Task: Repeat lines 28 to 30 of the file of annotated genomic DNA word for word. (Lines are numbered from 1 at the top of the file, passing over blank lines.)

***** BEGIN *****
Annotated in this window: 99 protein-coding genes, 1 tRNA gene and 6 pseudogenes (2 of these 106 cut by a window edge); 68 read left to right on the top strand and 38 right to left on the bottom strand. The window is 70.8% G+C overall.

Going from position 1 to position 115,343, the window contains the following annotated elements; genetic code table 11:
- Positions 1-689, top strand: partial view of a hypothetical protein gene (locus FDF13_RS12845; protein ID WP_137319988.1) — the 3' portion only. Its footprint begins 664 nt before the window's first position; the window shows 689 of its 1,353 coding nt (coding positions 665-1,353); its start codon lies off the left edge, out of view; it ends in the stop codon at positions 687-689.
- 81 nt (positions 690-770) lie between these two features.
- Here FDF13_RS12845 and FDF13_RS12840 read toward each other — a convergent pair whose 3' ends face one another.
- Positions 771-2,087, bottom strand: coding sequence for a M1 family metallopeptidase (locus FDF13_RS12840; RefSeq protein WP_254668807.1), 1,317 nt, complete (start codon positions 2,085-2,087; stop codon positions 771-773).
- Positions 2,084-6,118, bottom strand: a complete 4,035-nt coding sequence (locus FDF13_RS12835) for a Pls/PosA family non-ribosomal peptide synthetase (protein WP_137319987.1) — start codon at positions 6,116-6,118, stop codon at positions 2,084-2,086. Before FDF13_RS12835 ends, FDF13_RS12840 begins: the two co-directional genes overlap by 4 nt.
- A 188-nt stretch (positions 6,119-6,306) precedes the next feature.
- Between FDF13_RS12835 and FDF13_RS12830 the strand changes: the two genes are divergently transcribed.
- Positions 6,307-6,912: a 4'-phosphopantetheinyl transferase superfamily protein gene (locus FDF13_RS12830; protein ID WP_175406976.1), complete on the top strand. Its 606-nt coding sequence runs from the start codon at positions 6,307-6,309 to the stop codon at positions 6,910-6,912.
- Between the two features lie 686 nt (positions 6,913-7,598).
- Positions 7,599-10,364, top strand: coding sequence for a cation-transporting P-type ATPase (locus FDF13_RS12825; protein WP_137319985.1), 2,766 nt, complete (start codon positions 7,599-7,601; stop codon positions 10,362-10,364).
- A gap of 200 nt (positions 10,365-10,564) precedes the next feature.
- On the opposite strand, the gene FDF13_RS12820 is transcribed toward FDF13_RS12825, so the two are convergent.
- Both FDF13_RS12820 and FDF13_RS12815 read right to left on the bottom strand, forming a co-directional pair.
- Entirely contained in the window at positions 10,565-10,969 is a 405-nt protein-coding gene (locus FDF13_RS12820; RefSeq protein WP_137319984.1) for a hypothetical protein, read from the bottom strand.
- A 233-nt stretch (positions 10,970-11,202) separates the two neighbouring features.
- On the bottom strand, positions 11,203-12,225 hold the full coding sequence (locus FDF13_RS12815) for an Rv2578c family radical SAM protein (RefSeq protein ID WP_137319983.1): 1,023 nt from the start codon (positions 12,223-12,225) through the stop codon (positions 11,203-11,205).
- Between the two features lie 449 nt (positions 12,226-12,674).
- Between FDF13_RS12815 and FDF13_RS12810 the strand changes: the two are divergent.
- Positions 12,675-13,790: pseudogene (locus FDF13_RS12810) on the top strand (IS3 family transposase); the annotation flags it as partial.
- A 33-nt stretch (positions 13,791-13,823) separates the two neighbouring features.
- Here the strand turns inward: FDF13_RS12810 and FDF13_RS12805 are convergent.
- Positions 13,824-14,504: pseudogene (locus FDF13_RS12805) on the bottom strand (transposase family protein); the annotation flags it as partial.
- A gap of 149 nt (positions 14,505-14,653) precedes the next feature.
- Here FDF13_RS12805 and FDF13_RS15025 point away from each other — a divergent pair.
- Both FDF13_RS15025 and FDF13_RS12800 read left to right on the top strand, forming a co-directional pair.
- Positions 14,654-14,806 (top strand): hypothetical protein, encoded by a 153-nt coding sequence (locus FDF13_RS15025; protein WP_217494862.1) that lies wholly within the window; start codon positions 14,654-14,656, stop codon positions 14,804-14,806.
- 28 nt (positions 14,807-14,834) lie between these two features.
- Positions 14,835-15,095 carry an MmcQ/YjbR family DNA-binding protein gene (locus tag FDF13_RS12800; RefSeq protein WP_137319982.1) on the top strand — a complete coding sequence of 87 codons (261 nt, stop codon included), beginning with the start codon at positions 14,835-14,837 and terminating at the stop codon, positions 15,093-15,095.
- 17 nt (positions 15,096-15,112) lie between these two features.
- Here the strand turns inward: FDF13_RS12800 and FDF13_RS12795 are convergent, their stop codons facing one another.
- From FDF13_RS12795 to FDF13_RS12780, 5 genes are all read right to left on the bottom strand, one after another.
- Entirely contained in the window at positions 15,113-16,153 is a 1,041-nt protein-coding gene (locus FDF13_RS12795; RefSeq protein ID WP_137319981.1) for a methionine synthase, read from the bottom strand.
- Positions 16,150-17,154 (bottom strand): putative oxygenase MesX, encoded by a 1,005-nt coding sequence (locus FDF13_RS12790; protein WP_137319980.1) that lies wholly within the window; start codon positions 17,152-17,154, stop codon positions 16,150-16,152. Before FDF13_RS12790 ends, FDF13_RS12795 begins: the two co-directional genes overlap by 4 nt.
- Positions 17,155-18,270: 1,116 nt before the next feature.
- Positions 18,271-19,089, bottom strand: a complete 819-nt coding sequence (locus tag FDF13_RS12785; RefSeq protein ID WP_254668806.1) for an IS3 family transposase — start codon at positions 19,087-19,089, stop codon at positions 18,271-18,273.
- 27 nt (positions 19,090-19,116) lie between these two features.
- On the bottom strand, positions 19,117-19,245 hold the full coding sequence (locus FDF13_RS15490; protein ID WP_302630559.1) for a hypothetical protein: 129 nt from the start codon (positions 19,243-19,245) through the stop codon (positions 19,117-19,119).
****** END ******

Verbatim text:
- Positions 14,654-14,806 (top strand): hypothetical protein, encoded by a 153-nt coding sequence (locus FDF13_RS15025; protein WP_217494862.1) that lies wholly within the window; start codon positions 14,654-14,656, stop codon positions 14,804-14,806.
- 28 nt (positions 14,807-14,834) lie between these two features.
- Positions 14,835-15,095 carry an MmcQ/YjbR family DNA-binding protein gene (locus tag FDF13_RS12800; RefSeq protein WP_137319982.1) on the top strand — a complete coding sequence of 87 codons (261 nt, stop codon included), beginning with the start codon at positions 14,835-14,837 and terminating at the stop codon, positions 15,093-15,095.